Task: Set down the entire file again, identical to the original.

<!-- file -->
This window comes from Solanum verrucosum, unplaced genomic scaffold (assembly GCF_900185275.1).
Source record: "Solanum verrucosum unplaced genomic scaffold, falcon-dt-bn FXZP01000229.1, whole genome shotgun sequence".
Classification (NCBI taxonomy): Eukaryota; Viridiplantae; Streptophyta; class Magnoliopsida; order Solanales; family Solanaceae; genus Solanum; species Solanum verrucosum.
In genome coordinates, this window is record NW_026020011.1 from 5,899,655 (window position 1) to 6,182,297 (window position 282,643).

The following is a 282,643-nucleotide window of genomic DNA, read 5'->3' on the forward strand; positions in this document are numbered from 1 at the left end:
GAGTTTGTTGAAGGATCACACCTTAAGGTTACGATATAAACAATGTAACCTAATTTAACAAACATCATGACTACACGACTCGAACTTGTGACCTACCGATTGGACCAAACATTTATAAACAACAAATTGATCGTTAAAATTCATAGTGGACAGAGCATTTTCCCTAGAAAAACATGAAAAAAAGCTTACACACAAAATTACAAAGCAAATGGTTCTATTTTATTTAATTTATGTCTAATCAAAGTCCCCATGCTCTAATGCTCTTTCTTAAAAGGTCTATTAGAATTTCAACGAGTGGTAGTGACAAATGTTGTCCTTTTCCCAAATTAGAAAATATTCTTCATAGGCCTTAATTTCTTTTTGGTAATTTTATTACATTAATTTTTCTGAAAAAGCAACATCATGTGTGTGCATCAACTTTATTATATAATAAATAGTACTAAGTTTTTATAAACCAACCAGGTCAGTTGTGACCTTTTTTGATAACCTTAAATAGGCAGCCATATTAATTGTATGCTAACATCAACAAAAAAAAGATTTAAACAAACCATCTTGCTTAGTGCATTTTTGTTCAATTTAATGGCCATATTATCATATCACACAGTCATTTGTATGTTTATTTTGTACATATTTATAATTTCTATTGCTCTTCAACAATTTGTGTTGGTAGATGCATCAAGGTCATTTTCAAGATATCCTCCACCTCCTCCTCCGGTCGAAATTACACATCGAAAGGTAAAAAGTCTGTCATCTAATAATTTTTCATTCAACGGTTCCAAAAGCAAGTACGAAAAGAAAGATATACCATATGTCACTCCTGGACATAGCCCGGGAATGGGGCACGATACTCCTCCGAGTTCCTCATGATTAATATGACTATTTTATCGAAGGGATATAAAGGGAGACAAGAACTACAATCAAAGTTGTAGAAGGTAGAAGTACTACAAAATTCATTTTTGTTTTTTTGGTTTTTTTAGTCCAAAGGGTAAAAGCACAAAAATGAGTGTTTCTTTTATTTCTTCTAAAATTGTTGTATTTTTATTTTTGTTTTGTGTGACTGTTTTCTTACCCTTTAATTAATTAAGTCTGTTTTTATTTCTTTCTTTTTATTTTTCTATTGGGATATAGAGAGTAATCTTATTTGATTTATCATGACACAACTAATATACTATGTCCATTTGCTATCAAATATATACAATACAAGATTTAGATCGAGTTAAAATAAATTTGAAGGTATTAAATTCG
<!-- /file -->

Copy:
This window comes from Solanum verrucosum, unplaced genomic scaffold (assembly GCF_900185275.1).
Source record: "Solanum verrucosum unplaced genomic scaffold, falcon-dt-bn FXZP01000229.1, whole genome shotgun sequence".
Classification (NCBI taxonomy): Eukaryota; Viridiplantae; Streptophyta; class Magnoliopsida; order Solanales; family Solanaceae; genus Solanum; species Solanum verrucosum.
In genome coordinates, this window is record NW_026020011.1 from 5,899,655 (window position 1) to 6,182,297 (window position 282,643).

The following is a 282,643-nucleotide window of genomic DNA, read 5'->3' on the forward strand; positions in this document are numbered from 1 at the left end:
GAGTTTGTTGAAGGATCACACCTTAAGGTTACGATATAAACAATGTAACCTAATTTAACAAACATCATGACTACACGACTCGAACTTGTGACCTACCGATTGGACCAAACATTTATAAACAACAAATTGATCGTTAAAATTCATAGTGGACAGAGCATTTTCCCTAGAAAAACATGAAAAAAAGCTTACACACAAAATTACAAAGCAAATGGTTCTATTTTATTTAATTTATGTCTAATCAAAGTCCCCATGCTCTAATGCTCTTTCTTAAAAGGTCTATTAGAATTTCAACGAGTGGTAGTGACAAATGTTGTCCTTTTCCCAAATTAGAAAATATTCTTCATAGGCCTTAATTTCTTTTTGGTAATTTTATTACATTAATTTTTCTGAAAAAGCAACATCATGTGTGTGCATCAACTTTATTATATAATAAATAGTACTAAGTTTTTATAAACCAACCAGGTCAGTTGTGACCTTTTTTGATAACCTTAAATAGGCAGCCATATTAATTGTATGCTAACATCAACAAAAAAAAGATTTAAACAAACCATCTTGCTTAGTGCATTTTTGTTCAATTTAATGGCCATATTATCATATCACACAGTCATTTGTATGTTTATTTTGTACATATTTATAATTTCTATTGCTCTTCAACAATTTGTGTTGGTAGATGCATCAAGGTCATTTTCAAGATATCCTCCACCTCCTCCTCCGGTCGAAATTACACATCGAAAGGTAAAAAGTCTGTCATCTAATAATTTTTCATTCAACGGTTCCAAAAGCAAGTACGAAAAGAAAGATATACCATATGTCACTCCTGGACATAGCCCGGGAATGGGGCACGATACTCCTCCGAGTTCCTCATGATTAATATGACTATTTTATCGAAGGGATATAAAGGGAGACAAGAACTACAATCAAAGTTGTAGAAGGTAGAAGTACTACAAAATTCATTTTTGTTTTTTTGGTTTTTTTAGTCCAAAGGGTAAAAGCACAAAAATGAGTGTTTCTTTTATTTCTTCTAAAATTGTTGTATTTTTATTTTTGTTTTGTGTGACTGTTTTCTTACCCTTTAATTAATTAAGTCTGTTTTTATTTCTTTCTTTTTATTTTTCTATTGGGATATAGAGAGTAATCTTATTTGATTTATCATGACACAACTAATATACTATGTCCATTTGCTATCAAATATATACAATACAAGATTTAGATCGAGTTAAAATAAATTTGAAGGTATTAAATTCG